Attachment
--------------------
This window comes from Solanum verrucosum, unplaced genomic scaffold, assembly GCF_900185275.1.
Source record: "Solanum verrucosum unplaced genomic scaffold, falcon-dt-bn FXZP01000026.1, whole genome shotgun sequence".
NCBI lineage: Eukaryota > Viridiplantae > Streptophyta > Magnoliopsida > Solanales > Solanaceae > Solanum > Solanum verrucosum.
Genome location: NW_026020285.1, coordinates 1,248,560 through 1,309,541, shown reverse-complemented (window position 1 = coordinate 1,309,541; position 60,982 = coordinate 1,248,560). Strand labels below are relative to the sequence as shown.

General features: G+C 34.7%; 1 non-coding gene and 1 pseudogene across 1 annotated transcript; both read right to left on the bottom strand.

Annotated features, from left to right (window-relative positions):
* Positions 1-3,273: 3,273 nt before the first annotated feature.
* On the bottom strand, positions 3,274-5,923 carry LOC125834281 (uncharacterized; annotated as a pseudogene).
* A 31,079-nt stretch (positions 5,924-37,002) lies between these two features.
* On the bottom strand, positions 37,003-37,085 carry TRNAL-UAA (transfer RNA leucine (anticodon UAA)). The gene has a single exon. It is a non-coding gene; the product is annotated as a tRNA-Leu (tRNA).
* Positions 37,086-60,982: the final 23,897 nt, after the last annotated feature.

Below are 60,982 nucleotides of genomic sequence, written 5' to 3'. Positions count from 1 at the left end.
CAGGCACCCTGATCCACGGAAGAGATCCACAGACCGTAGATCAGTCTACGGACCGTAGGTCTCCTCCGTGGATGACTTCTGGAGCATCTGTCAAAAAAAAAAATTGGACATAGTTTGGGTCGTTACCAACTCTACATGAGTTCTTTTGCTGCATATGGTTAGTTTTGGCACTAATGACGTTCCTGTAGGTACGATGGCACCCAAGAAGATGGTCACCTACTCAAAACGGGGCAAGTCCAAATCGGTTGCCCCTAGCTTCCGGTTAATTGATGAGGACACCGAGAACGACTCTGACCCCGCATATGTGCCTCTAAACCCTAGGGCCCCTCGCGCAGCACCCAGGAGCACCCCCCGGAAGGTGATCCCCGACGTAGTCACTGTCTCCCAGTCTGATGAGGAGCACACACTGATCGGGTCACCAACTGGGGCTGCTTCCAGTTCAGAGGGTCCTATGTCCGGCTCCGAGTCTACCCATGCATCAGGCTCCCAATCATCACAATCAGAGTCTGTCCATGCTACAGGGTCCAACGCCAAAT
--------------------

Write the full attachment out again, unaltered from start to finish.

This window comes from Solanum verrucosum, unplaced genomic scaffold, assembly GCF_900185275.1.
Source record: "Solanum verrucosum unplaced genomic scaffold, falcon-dt-bn FXZP01000026.1, whole genome shotgun sequence".
NCBI lineage: Eukaryota > Viridiplantae > Streptophyta > Magnoliopsida > Solanales > Solanaceae > Solanum > Solanum verrucosum.
Genome location: NW_026020285.1, coordinates 1,248,560 through 1,309,541, shown reverse-complemented (window position 1 = coordinate 1,309,541; position 60,982 = coordinate 1,248,560). Strand labels below are relative to the sequence as shown.

General features: G+C 34.7%; 1 non-coding gene and 1 pseudogene across 1 annotated transcript; both read right to left on the bottom strand.

Annotated features, from left to right (window-relative positions):
* Positions 1-3,273: 3,273 nt before the first annotated feature.
* On the bottom strand, positions 3,274-5,923 carry LOC125834281 (uncharacterized; annotated as a pseudogene).
* A 31,079-nt stretch (positions 5,924-37,002) lies between these two features.
* On the bottom strand, positions 37,003-37,085 carry TRNAL-UAA (transfer RNA leucine (anticodon UAA)). The gene has a single exon. It is a non-coding gene; the product is annotated as a tRNA-Leu (tRNA).
* Positions 37,086-60,982: the final 23,897 nt, after the last annotated feature.

Below are 60,982 nucleotides of genomic sequence, written 5' to 3'. Positions count from 1 at the left end.
CAGGCACCCTGATCCACGGAAGAGATCCACAGACCGTAGATCAGTCTACGGACCGTAGGTCTCCTCCGTGGATGACTTCTGGAGCATCTGTCAAAAAAAAAAATTGGACATAGTTTGGGTCGTTACCAACTCTACATGAGTTCTTTTGCTGCATATGGTTAGTTTTGGCACTAATGACGTTCCTGTAGGTACGATGGCACCCAAGAAGATGGTCACCTACTCAAAACGGGGCAAGTCCAAATCGGTTGCCCCTAGCTTCCGGTTAATTGATGAGGACACCGAGAACGACTCTGACCCCGCATATGTGCCTCTAAACCCTAGGGCCCCTCGCGCAGCACCCAGGAGCACCCCCCGGAAGGTGATCCCCGACGTAGTCACTGTCTCCCAGTCTGATGAGGAGCACACACTGATCGGGTCACCAACTGGGGCTGCTTCCAGTTCAGAGGGTCCTATGTCCGGCTCCGAGTCTACCCATGCATCAGGCTCCCAATCATCACAATCAGAGTCTGTCCATGCTACAGGGTCCAACGCCAAAT